It’s sad when student misbehavior dominates a class. I can think of a few teachers I had growing up who had a challenging time dealing with student misbehavior. I’m regretful that my misbehavior caused some of my teachers to become frustrated with their job. I wish that I could find all them and apologize. Student misbehavior something that all teachers have to deal with. Properly dealing with it takes time and practice. Aspiring teachers and new teachers must understand this. The students will not always sit quietly taking in your wonderful lesson.
Students will make poor decisions and as a leader, you will have to respond. It will be challenging and frustrating discovering who your are as a classroom leader when it comes to correcting behavior. Clearly, you have to do it, because if you don’t, you will have an elephant in your classroom that restricts teaching and learning. I want to share with you a cycle that allows this elephant to exist in your classroom:
1. Student Misbehavior
A student or students make a decision that interrupts the learning environment.
2. Teacher’s attempt to control misbehavior
The teacher addresses the issue with the student(s). This may be met with:
- Debate – The student is in fight mode and begins to ask the teacher rhetorical questions
- Deny – The student denies any wrongdoing
- Deflect – The student points out wrongdoing of others and questions why the teacher is talking
3. Student persistence in continued misbehavior
The attempted correction was not successful and the unwanted behavior continues. This is the pivotal moment in the cycle. Obviously, something different needs to happen to address the misbehavior.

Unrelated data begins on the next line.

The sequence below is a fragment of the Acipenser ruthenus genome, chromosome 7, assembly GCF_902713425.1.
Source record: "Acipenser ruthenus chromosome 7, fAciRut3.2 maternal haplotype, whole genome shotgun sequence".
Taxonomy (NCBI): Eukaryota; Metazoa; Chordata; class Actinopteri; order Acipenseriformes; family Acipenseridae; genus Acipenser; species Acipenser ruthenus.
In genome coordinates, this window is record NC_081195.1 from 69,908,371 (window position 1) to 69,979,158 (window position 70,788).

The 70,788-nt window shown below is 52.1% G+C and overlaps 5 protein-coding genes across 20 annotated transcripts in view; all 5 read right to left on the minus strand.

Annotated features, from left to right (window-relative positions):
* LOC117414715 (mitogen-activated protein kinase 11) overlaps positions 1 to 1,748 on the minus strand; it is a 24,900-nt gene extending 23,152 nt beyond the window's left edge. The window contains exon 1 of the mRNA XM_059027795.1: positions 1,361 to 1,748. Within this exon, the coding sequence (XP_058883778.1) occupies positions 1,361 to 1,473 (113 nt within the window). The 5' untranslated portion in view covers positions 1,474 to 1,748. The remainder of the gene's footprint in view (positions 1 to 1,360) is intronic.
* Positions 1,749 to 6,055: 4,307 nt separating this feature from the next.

4. Teacher retreating in frustration
At this stage, frustration is high due to the refusal of the student to correct behavior. Also, the teacher may ignore or compromise with misbehavior students in hopes that things get better.
5. An increase in student misbehavior
The door is now open to more student misbehavior. Students who normally make great decisions may even participate. Teaching and learning is severely restricted.
This is obviously a difficult environment for everybody. Moreover, no one wins. I encourage you to constantly seek professional development in this area. Obviously, the more tools you have, the better. During my last 5 years in the classroom, I adopted Love and Logic Principles. They helped me to deal with poor decisions and hold students accountable while also maintaining my sanity. Finally, what are your go-to strategies for addressing student misbehavior? Share by leaving a comment.
Source: The Elephant in the Classroom: The impact of misbehavior on classroom climate, (Nancy J. Ratliff Et Al.)
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